• renaissancewilm

Bitcoins, Ransoms, Privacy and You

Are you prepared to be blackmailed personally or institutionally?

As we examine the cybersecurity challenges we face in the Wilmington region, it is not easy to separate the personal concerns from the public concerns. They overlap.

To begin with a summary as to why we are raising this now, be aware that cyber-attacks are growing in frequency and impact. Below, we cite three major cyber-attacks in the last month-May to June 2019. The payoffs to blackmailers are recently so substantial that an explosion of blackmail will certainly occur. Baltimore has spent $18M thru mid-May fighting their blackmailer (see below).

So, we are entering an era of ominous new “cyber-attacks”. With Bitcoin and other anonymous currencies, and encrypted information to hide communications, we have never been more vulnerable.

What Should You Do? Why Should You Read This Techie Stuff?

First, we need to say we are not experts. Just reasonably well read. Most experts are

specialized in a few areas and a Microsoft expert may not know as much about Apple or Google system vulnerabilities, or all of the different types of disruptions that are occurring today. We do recommend that you join in learning more, asking questions, and insisting on attention to vulnerabilities, because the price of not paying attention will be too high.

Second, wherever you live in the Wilmington region, find out what has been done and being done, to protect your critical services—County, City, Port, Utility, Service Provider or Contractor, large or small. Their vulnerability could be your vulnerability, their costs your costs. Do they have updated systems, software and practices? Competent experts or consultants? Don’t accept “we can’t afford it” type answers. What we are beginning to see is that the costs of having systems and services blocked are huge and incredibly disruptive. The question is more about how resources will be reallocated to prevent economic disruption, just as surely as we must plan for natural disasters.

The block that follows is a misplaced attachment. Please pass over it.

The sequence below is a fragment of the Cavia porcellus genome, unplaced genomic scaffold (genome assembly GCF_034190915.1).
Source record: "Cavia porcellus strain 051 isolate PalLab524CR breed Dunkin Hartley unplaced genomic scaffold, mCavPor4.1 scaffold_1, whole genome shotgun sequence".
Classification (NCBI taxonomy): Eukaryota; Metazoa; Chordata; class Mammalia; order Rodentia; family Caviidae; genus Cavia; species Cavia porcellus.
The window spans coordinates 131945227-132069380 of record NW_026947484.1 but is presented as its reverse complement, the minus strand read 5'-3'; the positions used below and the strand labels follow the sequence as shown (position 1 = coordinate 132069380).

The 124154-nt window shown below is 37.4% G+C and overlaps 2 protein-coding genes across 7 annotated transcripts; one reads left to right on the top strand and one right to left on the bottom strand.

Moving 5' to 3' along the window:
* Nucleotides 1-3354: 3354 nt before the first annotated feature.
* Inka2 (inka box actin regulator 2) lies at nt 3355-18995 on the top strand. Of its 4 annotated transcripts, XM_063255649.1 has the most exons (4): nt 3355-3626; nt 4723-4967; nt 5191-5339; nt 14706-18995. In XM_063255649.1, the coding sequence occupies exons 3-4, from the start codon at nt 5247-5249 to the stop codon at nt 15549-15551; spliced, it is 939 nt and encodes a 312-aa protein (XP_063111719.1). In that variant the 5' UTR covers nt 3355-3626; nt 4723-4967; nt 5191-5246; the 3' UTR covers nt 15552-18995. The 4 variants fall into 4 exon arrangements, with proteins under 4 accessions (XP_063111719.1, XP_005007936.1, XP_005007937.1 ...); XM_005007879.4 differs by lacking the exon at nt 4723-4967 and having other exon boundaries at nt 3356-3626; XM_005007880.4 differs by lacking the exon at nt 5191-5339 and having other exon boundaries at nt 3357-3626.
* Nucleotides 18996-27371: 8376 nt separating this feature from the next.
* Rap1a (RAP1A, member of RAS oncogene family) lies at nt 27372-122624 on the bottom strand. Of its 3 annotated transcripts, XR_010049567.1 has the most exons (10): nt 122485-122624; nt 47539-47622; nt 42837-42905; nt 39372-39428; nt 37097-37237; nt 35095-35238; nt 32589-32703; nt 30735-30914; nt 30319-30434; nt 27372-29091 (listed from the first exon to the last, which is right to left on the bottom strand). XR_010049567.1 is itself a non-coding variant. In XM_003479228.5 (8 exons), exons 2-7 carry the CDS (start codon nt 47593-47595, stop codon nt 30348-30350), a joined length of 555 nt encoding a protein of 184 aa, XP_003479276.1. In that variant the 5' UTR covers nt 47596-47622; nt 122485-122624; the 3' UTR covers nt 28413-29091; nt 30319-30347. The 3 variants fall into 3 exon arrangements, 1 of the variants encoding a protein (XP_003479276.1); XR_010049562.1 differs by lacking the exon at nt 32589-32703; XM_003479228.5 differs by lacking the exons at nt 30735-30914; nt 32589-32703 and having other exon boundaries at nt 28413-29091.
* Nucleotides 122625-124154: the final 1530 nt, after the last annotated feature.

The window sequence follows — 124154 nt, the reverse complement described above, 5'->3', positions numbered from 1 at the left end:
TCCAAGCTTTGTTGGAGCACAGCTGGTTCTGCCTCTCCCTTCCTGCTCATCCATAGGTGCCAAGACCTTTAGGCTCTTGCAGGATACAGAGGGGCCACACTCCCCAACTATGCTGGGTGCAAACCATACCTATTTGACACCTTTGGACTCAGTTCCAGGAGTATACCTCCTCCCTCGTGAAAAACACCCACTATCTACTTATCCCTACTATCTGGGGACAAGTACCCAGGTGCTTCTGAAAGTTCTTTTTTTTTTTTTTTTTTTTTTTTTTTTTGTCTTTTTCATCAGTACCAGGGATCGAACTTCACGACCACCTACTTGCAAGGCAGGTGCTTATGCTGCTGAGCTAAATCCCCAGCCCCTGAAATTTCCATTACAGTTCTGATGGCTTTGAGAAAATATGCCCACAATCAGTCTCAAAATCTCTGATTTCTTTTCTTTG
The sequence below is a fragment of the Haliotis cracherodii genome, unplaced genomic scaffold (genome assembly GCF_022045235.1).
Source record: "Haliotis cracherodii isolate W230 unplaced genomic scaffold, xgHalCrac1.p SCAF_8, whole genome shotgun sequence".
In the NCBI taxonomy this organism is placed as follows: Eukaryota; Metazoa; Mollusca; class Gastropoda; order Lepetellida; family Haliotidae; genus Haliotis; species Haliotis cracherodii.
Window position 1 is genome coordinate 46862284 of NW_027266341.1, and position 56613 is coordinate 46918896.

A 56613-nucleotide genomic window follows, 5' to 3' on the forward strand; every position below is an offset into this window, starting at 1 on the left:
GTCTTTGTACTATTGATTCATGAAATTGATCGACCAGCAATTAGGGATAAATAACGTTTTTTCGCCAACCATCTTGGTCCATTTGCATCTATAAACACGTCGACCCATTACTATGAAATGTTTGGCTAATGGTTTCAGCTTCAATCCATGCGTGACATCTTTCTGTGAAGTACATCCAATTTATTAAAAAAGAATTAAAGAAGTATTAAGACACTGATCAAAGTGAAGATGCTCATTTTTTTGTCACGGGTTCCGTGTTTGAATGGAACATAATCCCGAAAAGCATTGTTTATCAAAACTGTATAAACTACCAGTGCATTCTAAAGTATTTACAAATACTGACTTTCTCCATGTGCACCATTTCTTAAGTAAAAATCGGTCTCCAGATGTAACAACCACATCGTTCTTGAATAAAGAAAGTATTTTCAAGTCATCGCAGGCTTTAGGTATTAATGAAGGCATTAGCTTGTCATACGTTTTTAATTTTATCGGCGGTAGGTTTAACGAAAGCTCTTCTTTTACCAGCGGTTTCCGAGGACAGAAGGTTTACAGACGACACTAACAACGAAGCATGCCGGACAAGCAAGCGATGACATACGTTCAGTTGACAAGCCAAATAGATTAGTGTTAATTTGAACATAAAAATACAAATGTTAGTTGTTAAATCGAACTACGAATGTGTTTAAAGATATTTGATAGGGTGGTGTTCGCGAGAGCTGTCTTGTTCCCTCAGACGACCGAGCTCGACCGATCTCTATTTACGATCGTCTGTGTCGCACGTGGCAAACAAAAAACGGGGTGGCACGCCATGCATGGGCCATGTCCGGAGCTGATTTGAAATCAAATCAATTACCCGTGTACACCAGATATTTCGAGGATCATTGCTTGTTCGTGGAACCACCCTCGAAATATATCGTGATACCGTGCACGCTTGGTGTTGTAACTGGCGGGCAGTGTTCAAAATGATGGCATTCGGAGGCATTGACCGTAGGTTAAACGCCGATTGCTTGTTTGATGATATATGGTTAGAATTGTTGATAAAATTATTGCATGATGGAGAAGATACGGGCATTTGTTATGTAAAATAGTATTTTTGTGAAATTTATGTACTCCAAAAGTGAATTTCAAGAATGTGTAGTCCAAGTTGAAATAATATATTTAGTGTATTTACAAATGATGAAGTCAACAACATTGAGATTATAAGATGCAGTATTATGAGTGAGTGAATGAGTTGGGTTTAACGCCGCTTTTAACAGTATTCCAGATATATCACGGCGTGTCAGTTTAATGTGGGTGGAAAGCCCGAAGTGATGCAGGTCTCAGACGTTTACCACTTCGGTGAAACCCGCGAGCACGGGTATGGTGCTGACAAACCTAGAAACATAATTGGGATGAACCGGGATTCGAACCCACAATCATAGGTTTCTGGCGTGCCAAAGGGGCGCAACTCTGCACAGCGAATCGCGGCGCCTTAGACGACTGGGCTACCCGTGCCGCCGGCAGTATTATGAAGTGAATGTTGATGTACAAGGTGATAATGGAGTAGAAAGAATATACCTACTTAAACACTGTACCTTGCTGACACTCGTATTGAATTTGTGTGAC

Third, are they insured? And, are they demanding help from the state and regional

organizations that can help with costs, education and expertise?

Fourth, it may be time for our tech community to upgrade their skills, and it is a good time to ask our community colleges, UNCW and its CIE, TekMountain and the affiliated Consortia about courses they offer or will agree to add to their catalogs. A conference of concerned security specialists to monitor and disseminate best practices would be timely as a starting point.

Our Personal Accounts

We’ve seen our private email hacked, password stolen and received demands for Bitcoins to pay off threats of revealing real or imagined personal information from our emails and Internet access. We’ve ignored the demands with no further consequences other than repeated demands. But we were confident the threats were fake. Soon, blackmailers will use “deep fakes” such as the transposition of one persons face on another person's body so seamlessly it will be difficult to know if a picture is real or not.